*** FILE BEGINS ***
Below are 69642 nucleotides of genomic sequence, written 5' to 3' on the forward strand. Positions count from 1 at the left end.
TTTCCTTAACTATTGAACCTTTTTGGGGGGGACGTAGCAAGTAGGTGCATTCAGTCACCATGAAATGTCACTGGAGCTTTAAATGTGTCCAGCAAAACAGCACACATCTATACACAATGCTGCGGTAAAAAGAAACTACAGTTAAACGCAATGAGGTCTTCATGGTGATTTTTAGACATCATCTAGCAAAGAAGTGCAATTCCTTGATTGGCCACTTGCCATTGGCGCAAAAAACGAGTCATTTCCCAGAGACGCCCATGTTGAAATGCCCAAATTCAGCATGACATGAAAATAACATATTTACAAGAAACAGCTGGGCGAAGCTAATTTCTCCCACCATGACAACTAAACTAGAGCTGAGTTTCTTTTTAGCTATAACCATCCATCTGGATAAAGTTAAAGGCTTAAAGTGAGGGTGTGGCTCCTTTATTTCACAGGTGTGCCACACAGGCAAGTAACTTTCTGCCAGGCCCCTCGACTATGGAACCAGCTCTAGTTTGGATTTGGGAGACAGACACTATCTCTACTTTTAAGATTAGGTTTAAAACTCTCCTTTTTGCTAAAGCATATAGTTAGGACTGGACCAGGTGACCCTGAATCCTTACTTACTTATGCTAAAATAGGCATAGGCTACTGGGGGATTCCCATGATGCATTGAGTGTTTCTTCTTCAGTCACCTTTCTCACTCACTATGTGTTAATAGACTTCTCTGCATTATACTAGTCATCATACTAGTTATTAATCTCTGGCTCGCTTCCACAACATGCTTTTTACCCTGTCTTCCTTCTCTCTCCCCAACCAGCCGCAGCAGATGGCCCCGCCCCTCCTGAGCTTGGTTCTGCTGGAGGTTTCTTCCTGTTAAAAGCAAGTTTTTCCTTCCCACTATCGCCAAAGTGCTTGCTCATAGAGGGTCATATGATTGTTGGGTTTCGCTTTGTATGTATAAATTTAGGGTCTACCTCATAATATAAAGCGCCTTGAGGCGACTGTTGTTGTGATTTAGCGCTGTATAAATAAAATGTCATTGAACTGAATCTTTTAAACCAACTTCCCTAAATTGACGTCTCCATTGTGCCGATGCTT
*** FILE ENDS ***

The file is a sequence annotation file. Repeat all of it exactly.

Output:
Below are 69642 nucleotides of genomic sequence, written 5' to 3' on the forward strand. Positions count from 1 at the left end.
TTTCCTTAACTATTGAACCTTTTTGGGGGGGACGTAGCAAGTAGGTGCATTCAGTCACCATGAAATGTCACTGGAGCTTTAAATGTGTCCAGCAAAACAGCACACATCTATACACAATGCTGCGGTAAAAAGAAACTACAGTTAAACGCAATGAGGTCTTCATGGTGATTTTTAGACATCATCTAGCAAAGAAGTGCAATTCCTTGATTGGCCACTTGCCATTGGCGCAAAAAACGAGTCATTTCCCAGAGACGCCCATGTTGAAATGCCCAAATTCAGCATGACATGAAAATAACATATTTACAAGAAACAGCTGGGCGAAGCTAATTTCTCCCACCATGACAACTAAACTAGAGCTGAGTTTCTTTTTAGCTATAACCATCCATCTGGATAAAGTTAAAGGCTTAAAGTGAGGGTGTGGCTCCTTTATTTCACAGGTGTGCCACACAGGCAAGTAACTTTCTGCCAGGCCCCTCGACTATGGAACCAGCTCTAGTTTGGATTTGGGAGACAGACACTATCTCTACTTTTAAGATTAGGTTTAAAACTCTCCTTTTTGCTAAAGCATATAGTTAGGACTGGACCAGGTGACCCTGAATCCTTACTTACTTATGCTAAAATAGGCATAGGCTACTGGGGGATTCCCATGATGCATTGAGTGTTTCTTCTTCAGTCACCTTTCTCACTCACTATGTGTTAATAGACTTCTCTGCATTATACTAGTCATCATACTAGTTATTAATCTCTGGCTCGCTTCCACAACATGCTTTTTACCCTGTCTTCCTTCTCTCTCCCCAACCAGCCGCAGCAGATGGCCCCGCCCCTCCTGAGCTTGGTTCTGCTGGAGGTTTCTTCCTGTTAAAAGCAAGTTTTTCCTTCCCACTATCGCCAAAGTGCTTGCTCATAGAGGGTCATATGATTGTTGGGTTTCGCTTTGTATGTATAAATTTAGGGTCTACCTCATAATATAAAGCGCCTTGAGGCGACTGTTGTTGTGATTTAGCGCTGTATAAATAAAATGTCATTGAACTGAATCTTTTAAACCAACTTCCCTAAATTGACGTCTCCATTGTGCCGATGCTT